Personal selling can be defined as a business activity involving a person-to-person communication process during which a salesperson uncovers and satisfies the needs of a buyer to the mutual, long-term benefit of both parties.
The sales people role can vary from company to company depending on whether he or she is selling goods or services, the type of market and its characteristics and the location of the customer in the channel of distribution.
Some of the roles of salespersons especially for SMEs include:
- Providing solutions to customers problems
- Helping customers with a wide range of services e.g handling complaints, providing samples, developing promotion ideas etc.
- Getting new customers because opening new relationships is the “lifeblood” of business.
- Obtaining reorders and selling new products to existing customers.
- Assisting customers to use products after making purchase.
- Gathering market information for the business.
Personal selling process
There are several steps involved in the selling process. For most businesses, the essential ones are:
For success to be guaranteed in today’s competitive environment of business a company must constantly find new customers. The two basic steps in successful prospecting include:
- Generating leads i.e. identifying potentials customers
- Qualifying the potentials customers, in terms of who is most likely to buy.
Identifying Leads can be achieved through the following:
. Referrals from existing customers. Statistics have it that this method provides nearly 70% of most leads.
. Referrals from external referral agencies
. Published directories – the yellow pages, trade associations, the government, chambers of commerce etc.
. Networking by the sales person e.g. Friends, relatives, church members, clubs and associations.
. Cold calling – This is unannounced call on potential business that may need the product or services by sales person.
In order to qualify a prospect the sales person must ensure that the prospect satisfies three conditions:
1) There is a need for the product by the customer
2) The customer can afford to buy the product
3) The customer is receptive to being called upon by the sales person.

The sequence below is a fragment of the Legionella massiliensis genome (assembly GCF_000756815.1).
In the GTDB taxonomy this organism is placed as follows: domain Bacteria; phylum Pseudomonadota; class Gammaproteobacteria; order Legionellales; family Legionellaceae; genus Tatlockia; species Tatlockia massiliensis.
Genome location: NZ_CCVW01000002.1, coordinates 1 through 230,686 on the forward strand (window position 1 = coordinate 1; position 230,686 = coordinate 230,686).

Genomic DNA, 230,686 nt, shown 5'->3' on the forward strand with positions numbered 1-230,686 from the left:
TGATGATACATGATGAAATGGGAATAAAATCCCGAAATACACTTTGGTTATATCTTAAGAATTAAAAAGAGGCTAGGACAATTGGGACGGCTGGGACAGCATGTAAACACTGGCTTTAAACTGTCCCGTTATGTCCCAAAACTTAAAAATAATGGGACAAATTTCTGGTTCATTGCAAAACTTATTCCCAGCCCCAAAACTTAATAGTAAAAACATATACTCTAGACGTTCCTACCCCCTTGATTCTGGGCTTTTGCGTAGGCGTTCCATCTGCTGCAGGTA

This is the planning and information gathering stage. At this stage the salesperson will have to learn relevant facts about the prospects and their needs and such information to plan their sales presentation. The two major activities involved in the pre-approach:
. Customer Research: It is important that the salesperson learn everything possible about the business of the prospective customer – its size, location, names of key staff that will make the buying decision and those who will influence the purchase.
- Planning the Sales Presentation: The salesperson will define the objective or goal for the particular call. As we know that the goal is not necessarily to close the sale on each call.
The salesperson will have to make an appointment to see the buyer at this stage. A good approach will make a favourable impression on the buyer and establishes some degree of rapport between the salesperson and the buyer.
This is the stage in which the salesperson must discover, clarify and understand the buyer’s needs. The best way to uncover and understand needs is by asking questions. It has been established over time that the more questions salespersons ask, the more likely it is that they will be successful.
This is mainly a discussion of the product or service features, advantages and benefits which the customer has indicated as being important to him. The presentation may include written proposals and supporting materials as well as visual aids. The aim of the presentation is for salespeople to convince their customers that their company’s products or service will satisfy their needs better than those of a competitor.
The salesperson should anticipate objection at every presentation. Objection indicates the prospect has some interest in the proposition. The following important techniques should be used in responding to a prospect objection:
- Listen to the buyer
- Clarify the objection
- Respect the buyer’s concern
- Respond to the objection
Closing The Sale
After handling the buyer’s objections, the salesperson must close the sale. This is getting commitment from the buyer to purchase the product or service. The salesperson in doing this can ask for the order or offer to help write up the order.
The salesperson must learn that the sale is not over when they get the order. Follow-up is necessary to build customer loyalty and ensure repeat purchase. Satisfied customers voluntarily provide more business.